Ozone concentration over Antarctica the week of September 14–20, 2020. To allow comparisons from year to year, experts define the "ozone hole" as the area in which ozone levels are below 220 Dobson Units (dark blue, marked with black triangle on color bar). NOAA Climate.gov image, based on TOAST data from the NOAA Environmental Visualization Lab.

  • Tropical cyclones were well-above average overall. There were 102 named tropical storms during the Northern and Southern Hemisphere storm seasons, well above the 1981–2010 average of 85. Three tropical cyclones reached Saffir–Simpson scale Category 5 intensity. The North Atlantic hurricane basin recorded a record 30 named storms, surpassing the previous record of 28 in 2005. Seven of those storms became major hurricanes, matching 2005 for a record number. Major Hurricanes Eta and Iota made landfall along the eastern coast of Nicaragua in nearly the same location within a two-week period, impacting over seven million people across Central America. In the western North Pacific, Super Typhoon Goni was the strongest tropical cyclone to make landfall in the historical record and led to the evacuation of almost one million people in the Philippines. Very Severe Cyclonic Storm Gati made landfall over Somalia, the first storm of such intensity to do so. 

Geographical Regional Highlights

  • North America

    • Mexico reported its warmest year in its 49-year record, tied with 2017 and 2019.
    • The contiguous United States reported its fifth-warmest year. Alaska reported its coolest year since 2012, although it was still warmer than its 1981–2010 average. The annual temperature for Alaska has increased at an average rate of 0.50°C per decade over the past half century.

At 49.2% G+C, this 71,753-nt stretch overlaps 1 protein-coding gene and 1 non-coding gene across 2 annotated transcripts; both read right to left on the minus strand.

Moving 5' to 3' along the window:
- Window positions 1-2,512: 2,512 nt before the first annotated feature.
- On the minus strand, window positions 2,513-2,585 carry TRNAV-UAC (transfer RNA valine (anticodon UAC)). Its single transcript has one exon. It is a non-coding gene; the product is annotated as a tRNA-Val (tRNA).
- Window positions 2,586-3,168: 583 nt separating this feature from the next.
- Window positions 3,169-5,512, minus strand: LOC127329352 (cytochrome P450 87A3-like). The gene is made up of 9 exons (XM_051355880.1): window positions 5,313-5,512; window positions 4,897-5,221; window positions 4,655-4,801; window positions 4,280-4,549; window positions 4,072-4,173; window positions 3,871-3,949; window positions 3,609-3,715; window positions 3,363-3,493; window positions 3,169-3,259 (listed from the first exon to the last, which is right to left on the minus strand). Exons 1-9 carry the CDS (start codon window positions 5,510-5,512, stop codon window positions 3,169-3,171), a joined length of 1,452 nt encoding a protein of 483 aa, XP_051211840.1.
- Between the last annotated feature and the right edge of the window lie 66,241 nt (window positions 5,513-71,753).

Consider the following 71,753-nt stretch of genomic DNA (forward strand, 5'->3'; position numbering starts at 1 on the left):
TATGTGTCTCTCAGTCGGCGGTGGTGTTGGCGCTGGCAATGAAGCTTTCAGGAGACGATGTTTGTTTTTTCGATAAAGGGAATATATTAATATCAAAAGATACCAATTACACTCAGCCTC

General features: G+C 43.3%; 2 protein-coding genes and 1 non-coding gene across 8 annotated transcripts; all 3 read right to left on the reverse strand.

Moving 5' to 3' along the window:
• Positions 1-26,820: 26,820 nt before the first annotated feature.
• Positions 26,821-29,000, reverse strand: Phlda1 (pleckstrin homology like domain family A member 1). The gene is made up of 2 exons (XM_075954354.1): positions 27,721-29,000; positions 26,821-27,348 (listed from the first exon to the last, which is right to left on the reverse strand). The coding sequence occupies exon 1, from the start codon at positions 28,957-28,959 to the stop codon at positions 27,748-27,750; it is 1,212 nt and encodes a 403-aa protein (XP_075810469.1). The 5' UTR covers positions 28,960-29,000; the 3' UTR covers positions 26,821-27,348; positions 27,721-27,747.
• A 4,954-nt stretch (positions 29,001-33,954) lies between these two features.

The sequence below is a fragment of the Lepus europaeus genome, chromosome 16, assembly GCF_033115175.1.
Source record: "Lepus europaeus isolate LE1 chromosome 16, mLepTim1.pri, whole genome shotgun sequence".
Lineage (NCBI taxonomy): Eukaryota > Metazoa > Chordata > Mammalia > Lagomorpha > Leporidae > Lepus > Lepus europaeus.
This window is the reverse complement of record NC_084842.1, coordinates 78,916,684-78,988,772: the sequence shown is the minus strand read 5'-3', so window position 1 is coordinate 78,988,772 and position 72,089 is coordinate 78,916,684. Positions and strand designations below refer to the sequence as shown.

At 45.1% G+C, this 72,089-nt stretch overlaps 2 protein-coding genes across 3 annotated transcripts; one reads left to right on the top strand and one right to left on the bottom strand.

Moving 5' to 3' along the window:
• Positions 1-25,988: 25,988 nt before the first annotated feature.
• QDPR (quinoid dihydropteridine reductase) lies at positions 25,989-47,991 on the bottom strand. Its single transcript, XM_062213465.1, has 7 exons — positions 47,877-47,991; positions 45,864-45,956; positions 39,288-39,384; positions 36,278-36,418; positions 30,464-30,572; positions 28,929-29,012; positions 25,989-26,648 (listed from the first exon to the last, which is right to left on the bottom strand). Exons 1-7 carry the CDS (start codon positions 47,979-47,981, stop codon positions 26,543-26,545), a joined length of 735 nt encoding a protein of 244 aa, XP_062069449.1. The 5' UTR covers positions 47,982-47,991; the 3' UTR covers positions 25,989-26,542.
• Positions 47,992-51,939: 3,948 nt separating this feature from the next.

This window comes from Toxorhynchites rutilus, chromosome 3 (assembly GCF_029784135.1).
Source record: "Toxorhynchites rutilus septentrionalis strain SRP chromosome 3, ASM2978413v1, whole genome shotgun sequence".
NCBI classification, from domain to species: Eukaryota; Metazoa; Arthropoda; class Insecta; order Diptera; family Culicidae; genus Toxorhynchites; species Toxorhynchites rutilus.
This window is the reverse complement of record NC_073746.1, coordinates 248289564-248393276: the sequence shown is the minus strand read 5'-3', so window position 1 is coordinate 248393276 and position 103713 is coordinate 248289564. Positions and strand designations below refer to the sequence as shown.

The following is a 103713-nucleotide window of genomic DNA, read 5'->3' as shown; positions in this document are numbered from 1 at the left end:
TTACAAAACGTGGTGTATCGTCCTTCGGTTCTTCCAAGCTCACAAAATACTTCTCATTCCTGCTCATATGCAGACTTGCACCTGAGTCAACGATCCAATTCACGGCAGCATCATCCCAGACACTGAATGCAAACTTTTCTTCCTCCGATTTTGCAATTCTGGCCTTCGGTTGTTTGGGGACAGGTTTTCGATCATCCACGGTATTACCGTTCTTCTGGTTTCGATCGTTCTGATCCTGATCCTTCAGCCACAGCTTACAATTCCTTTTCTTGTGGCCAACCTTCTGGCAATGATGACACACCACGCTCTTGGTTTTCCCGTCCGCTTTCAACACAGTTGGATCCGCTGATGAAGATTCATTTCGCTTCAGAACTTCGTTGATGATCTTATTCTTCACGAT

• Most of Mexico was drier than average in 2020 due to the late onset of a weak North American Monsoon and a lack of tropical cyclones on the Pacific side. The United States was dominated by warm, dry air in the West and an active storm track that brought wet conditions to much of the East. In Canada, the Avalon Peninsula in Newfoundland was hit by a strong blizzard with hurricane force winds in January. The storm contributed to the snowiest January on record for Saint John’s.
  • Central America and the Caribbean
    • The annual average temperature over the Caribbean basin was the second highest since the start of the record in 1891. Annual average maximum temperatures were record high for stations in The Bahamas, Dominica, and Trinidad and Tobago. 
    • Powerful Category 4 Hurricanes Eta and Iota impacted Central America in November, making landfall along the eastern coast of Nicaragua in nearly the same location within a two-week period.
  • South America
    • Most of South America had above-average temperatures during the year. Central South America reported its second-warmest year for the region in its 61-year record, behind only 2015. During a strong heat wave in October, the city of São Paulo, Brazil, recorded four of its five all-time daily maximum temperatures.
    • The Bolivian lowlands suffered one of its most severe droughts on record during autumn. Drought also spanned the Chaco and Pantanal in Bolivia, Paraguay and southern Brazil. The Paraguay River shrank to its lowest levels in half a century. A decadal “mega drought” in south-central Chile continued through its 11th year, with extreme conditions in the most populated areas. Argentina reported its driest year since 1995.
  • Africa
    • Seychelles, an archipelago in the Indian Ocean off East Africa, observed its highest annual temperature in the record dating to 1972. In West Africa, Nuguru, Nigeria, observed about 80 days of maximum temperatures exceeding 104°F (40°C) in 2020, surpassing its previous record of 77 days in 2019.